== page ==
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SIX WAYS TO TIME TRAVEL WITH YOUR KIDS! by Wendy Nikel

As a teacher, one of my favorite activities was read-aloud time. Now, as a homeschool mom, my “class” may be smaller, but it’s still one of the best parts of the day, when we pile together on the couch and dive into an adventure together.

At six and eight, my kids are a bit young yet to appreciate my new time travel novella, THE CONTINUUM, but here’s a list of time travel books we’ve enjoyed together, or that I look forward to enjoying with them soon!

 

Alistair’s Time Machine by Marilyn Sadler

This picture book is a bit difficult to come by, but it was my kids’ first introduction to the time travel genre. Child genius Alistair Grittle builds a time machine for a school science fair and ends up jumping through time on all sorts of adventures. One thing to know about the Alistair books: there’s always a surprise on the last page!
 

 

 

The Magic Tree House series by Mary Pope Osbourne

Jack and his sister Annie discover a tree house in the woods near their house and, over the course of more than forty books, travel through history, learning about everything from dinosaurs to Shakespeare to life on the prairie. Last year, we built our weekly homeschool units around a different one of these stories each week.

 

 

 

The Time Warp Trio series by Jon Scieszka

A boy gets a book from his magician uncle that sends him first back to the time of King Arthur, and — in subsequent books — on all sorts of other adventures. My boys particularly appreciated the slapstick humor in this book.
 

 

When You Reach Me by Rebecca Stead

I haven’t read this one to my kids yet, but I’m looking forward to someday sharing with them this story of a girl in late 1970s New York who wants to win a game show and begins receiving strange messages that seem to predict future events. As an adult, I appreciated the glimpse back on how things used to be, but I think young and old can appreciate this sweet story about friendship and second chances.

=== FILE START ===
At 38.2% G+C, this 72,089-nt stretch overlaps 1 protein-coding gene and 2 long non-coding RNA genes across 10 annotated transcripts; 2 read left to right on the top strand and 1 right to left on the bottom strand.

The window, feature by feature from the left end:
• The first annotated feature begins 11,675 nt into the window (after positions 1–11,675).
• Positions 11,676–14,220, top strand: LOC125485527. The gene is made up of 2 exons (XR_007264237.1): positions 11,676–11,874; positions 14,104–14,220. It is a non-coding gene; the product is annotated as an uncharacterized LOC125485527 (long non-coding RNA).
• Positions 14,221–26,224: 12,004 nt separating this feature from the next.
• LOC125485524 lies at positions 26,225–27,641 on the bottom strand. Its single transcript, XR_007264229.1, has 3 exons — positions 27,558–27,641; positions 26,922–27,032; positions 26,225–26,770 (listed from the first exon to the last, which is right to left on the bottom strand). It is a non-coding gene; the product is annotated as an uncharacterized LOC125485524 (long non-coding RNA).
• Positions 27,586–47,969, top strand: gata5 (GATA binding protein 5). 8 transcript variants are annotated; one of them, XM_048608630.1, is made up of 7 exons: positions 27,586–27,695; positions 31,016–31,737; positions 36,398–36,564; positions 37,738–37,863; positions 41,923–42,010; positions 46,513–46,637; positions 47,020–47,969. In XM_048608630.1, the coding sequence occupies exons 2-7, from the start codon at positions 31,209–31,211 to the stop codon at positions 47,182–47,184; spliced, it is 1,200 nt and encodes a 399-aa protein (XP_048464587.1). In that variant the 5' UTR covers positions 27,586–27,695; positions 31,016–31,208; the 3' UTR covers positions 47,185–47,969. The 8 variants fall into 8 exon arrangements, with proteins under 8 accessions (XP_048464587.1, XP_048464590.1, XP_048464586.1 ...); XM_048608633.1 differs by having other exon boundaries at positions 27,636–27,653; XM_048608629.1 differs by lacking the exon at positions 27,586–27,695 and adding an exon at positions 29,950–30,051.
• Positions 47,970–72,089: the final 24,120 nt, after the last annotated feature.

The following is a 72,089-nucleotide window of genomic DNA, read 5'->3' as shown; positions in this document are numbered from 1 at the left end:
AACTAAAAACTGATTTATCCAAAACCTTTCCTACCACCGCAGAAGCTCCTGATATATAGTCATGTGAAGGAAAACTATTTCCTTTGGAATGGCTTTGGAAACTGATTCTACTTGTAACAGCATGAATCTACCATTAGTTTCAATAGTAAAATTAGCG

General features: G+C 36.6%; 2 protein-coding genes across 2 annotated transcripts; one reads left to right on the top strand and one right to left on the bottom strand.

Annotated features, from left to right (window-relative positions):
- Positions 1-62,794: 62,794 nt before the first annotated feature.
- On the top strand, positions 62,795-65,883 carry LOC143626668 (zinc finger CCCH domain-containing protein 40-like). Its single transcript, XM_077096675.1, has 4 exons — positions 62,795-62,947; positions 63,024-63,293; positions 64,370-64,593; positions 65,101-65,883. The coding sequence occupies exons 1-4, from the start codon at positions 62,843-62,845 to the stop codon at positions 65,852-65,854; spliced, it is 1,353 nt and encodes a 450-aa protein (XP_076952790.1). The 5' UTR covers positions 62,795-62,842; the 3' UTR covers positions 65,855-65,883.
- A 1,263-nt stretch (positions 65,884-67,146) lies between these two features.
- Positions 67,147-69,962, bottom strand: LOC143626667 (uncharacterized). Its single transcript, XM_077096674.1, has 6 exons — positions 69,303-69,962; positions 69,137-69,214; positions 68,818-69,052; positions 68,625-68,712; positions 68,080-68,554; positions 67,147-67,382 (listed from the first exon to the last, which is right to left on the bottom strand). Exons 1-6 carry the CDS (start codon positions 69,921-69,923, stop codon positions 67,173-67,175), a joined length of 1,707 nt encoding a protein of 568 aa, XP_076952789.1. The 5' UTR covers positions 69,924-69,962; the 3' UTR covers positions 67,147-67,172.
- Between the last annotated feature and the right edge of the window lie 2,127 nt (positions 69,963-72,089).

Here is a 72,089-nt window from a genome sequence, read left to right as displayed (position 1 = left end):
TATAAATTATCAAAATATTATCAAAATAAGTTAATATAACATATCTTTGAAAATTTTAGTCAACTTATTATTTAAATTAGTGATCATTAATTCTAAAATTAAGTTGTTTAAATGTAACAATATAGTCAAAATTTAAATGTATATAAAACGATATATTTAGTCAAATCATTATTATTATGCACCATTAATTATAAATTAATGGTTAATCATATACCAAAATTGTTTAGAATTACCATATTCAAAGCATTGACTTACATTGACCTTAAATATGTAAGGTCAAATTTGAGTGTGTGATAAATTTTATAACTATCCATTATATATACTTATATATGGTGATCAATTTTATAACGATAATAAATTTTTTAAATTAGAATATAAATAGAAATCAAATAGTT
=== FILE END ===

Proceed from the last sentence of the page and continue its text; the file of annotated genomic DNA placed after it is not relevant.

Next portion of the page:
Harry Potter and the Prisoner of Azkaban by J.K. Rowling

If it’s been a while since you’ve read the series, you may have forgotten that this one includes a time travel element (which worked a lot better here, in my opinion, than in The Cursed Child). The boys and I are currently in the middle of reading this one — their first time, my 2949th (approximately) — with the fabulous new illustrated edition that just came out a few months ago.

 

 

The Lion, the Witch, and the Wardrobe by C.S. Lewis

This was one of my very favorite fantasy novels when I was a kid, and the old BBC movie version was one that was so well-loved in my childhood household that the VHS tape had started to deteriorate at certain points. I’m looking forward to sharing this adventure, with its hint of time travel, with my kiddos!

 

 

About The Author

Wendy Nikel is a speculative fiction author with a degree in elementary education, a fondness for road trips, and a terrible habit of forgetting where she’s left her cup of tea. Her short fiction has been published by Fantastic Stories of the Imagination, Daily Science Fiction, Nature: Futures, and various other anthologies and e-zines.

For more info, visit wendynikel.com or subscribe to her newsletter here!